Self Chain Track Settings
Human Chained Self Alignments   (All Repeats tracks)

Display mode:      Duplicate track

Color chains by: 

Filter by chromosome (e.g. chr10):

Minimum score of chain:

Display data as a density graph:

Display data as a rearrangement graph:
Data schema/format description and download
Data last updated at UCSC: 2020-02-10


This track shows alignments of the human genome with itself, using a gap scoring system that allows longer gaps than traditional affine gap scoring systems. The system can also tolerate gaps in both sets of sequence simultaneously. After filtering out the "trivial" alignments produced when identical locations of the genome map to one another (e.g. chrN mapping to chrN), the remaining alignments point out areas of duplication within the human genome. The pseudoautosomal regions of chrX and chrY are an exception: in this assembly, these regions have been copied from chrX into chrY, resulting in a large amount of self chains aligning in these positions on both chromosomes.

The chain track displays boxes joined together by either single or double lines. The boxes represent aligning regions. Single lines indicate gaps that are largely due to a deletion in the query assembly or an insertion in the target assembly. Double lines represent more complex gaps that involve substantial sequence in both the query and target assemblies. This may result from inversions, overlapping deletions, an abundance of local mutation, or an unsequenced gap in one of the assemblies. In cases where multiple chains align over a particular region of the human genome, the chains with single-lined gaps are often due to processed pseudogenes, while chains with double-lined gaps are more often due to paralogs and unprocessed pseudogenes.

Chains have both a score and a normalized score. The score is derived by comparing sequence similarity, while penalizing both mismatches and gaps in a per base fashion. This leads to longer chains having greater scores, even if a smaller chain provides a better match. The normalized score divides the score by the length of the alignment, providing a more comparable score value not dependent on the match length.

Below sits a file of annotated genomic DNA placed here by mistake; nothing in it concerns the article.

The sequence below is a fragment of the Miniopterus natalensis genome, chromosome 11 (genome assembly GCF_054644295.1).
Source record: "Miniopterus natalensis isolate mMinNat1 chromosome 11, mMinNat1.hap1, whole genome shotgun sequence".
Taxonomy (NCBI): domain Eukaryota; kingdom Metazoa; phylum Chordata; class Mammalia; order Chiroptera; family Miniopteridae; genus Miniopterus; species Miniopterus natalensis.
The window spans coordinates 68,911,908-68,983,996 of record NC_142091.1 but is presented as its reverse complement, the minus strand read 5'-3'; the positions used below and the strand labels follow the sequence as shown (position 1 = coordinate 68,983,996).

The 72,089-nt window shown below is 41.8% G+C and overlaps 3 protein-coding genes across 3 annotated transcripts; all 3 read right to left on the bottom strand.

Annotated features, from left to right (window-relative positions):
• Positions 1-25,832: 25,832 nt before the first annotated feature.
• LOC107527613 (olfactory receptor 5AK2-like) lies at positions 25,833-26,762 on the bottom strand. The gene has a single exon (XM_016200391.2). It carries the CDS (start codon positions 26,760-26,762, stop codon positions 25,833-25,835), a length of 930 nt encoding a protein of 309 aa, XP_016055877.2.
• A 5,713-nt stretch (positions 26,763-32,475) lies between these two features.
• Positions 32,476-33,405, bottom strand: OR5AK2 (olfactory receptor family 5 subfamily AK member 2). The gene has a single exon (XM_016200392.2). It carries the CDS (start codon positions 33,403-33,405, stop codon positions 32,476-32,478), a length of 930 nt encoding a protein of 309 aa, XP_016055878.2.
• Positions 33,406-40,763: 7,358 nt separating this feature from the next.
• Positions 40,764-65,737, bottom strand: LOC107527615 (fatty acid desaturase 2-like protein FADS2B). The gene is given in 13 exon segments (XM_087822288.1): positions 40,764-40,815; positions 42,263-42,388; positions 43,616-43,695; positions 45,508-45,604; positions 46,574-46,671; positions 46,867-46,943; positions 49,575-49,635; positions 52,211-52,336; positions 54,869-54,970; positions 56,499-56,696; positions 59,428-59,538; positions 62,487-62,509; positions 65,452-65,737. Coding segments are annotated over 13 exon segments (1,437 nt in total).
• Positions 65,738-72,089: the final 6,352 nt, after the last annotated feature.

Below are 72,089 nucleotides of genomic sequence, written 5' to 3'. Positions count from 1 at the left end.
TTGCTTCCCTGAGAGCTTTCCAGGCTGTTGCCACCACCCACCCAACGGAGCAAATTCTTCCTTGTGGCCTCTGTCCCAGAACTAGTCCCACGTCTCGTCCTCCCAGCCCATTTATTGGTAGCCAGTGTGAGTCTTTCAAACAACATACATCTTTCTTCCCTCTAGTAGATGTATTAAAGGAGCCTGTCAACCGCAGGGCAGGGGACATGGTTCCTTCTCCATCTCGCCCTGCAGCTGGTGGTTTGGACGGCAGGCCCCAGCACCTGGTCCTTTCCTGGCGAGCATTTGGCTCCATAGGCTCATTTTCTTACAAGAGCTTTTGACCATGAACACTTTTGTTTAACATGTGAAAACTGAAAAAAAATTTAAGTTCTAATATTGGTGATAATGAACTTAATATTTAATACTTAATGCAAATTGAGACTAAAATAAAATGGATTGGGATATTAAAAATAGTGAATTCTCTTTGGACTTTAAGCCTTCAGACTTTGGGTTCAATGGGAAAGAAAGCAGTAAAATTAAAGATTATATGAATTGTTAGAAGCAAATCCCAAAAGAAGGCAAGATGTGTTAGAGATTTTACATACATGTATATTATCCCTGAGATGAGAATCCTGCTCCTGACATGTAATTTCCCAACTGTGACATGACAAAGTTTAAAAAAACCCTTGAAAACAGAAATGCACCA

Display Conventions and Configuration

By default, the chains are colored by the normalized score. This can be changed to color based on which chromosome they map to in the aligning organism. There is also an option to color all the chains black.

To display only the chains of one chromosome in the aligning organism, enter the name of that chromosome (e.g. chr4) in box next to: Filter by chromosome.

By default, chains with a score of 20,000 or more are displayed. This default value provides a conservative cutoff, filtering out many false-positive alignments with low sequence similarity, or high penalties. It should be noted however, that alignments below this threshold may still be indicative of homology.

In the "pack" and "full" display modes, the individual feature names indicate the chromosome, strand, and location (in thousands) of the match for each matching alignment.


The genome was aligned to itself using blastz. Trivial alignments were filtered out, and the remaining alignments were converted into axt format using the lavToAxt program. The axt alignments were fed into axtChain, which organizes all alignments between a single target chromosome and a single query chromosome into a group and creates a kd-tree out of the gapless subsections (blocks) of the alignments. A dynamic program was then run over the kd-trees to find the maximally scoring chains of these blocks. Chains scoring below a threshold were discarded; the remaining chains are displayed in this track.


Blastz was developed at Pennsylvania State University by Minmei Hou, Scott Schwartz, Zheng Zhang, and Webb Miller with advice from Ross Hardison.

Lineage-specific repeats were identified by Arian Smit and his RepeatMasker program.

The axtChain program was developed at the University of California at Santa Cruz by Jim Kent with advice from Webb Miller and David Haussler.

The browser display and database storage of the chains were generated by Robert Baertsch and Jim Kent.


Chiaromonte F, Yap VB, Miller W. Scoring pairwise genomic sequence alignments. Pac Symp Biocomput 2002, 115-26 (2002).

Kent WJ, Baertsch R, Hinrichs A, Miller W, Haussler D. Evolution's cauldron: duplication, deletion, and rearrangement in the mouse and human genomes. Proc Natl Acad Sci U S A. 2003 Sep 30;100(20):11484-9.

Schwartz S, Kent WJ, Smit A, Zhang Z, Baertsch R, Hardison RC, Haussler D, Miller W. Human-mouse alignments with BLASTZ. Genome Res. 2003 Jan;13(1):103-7.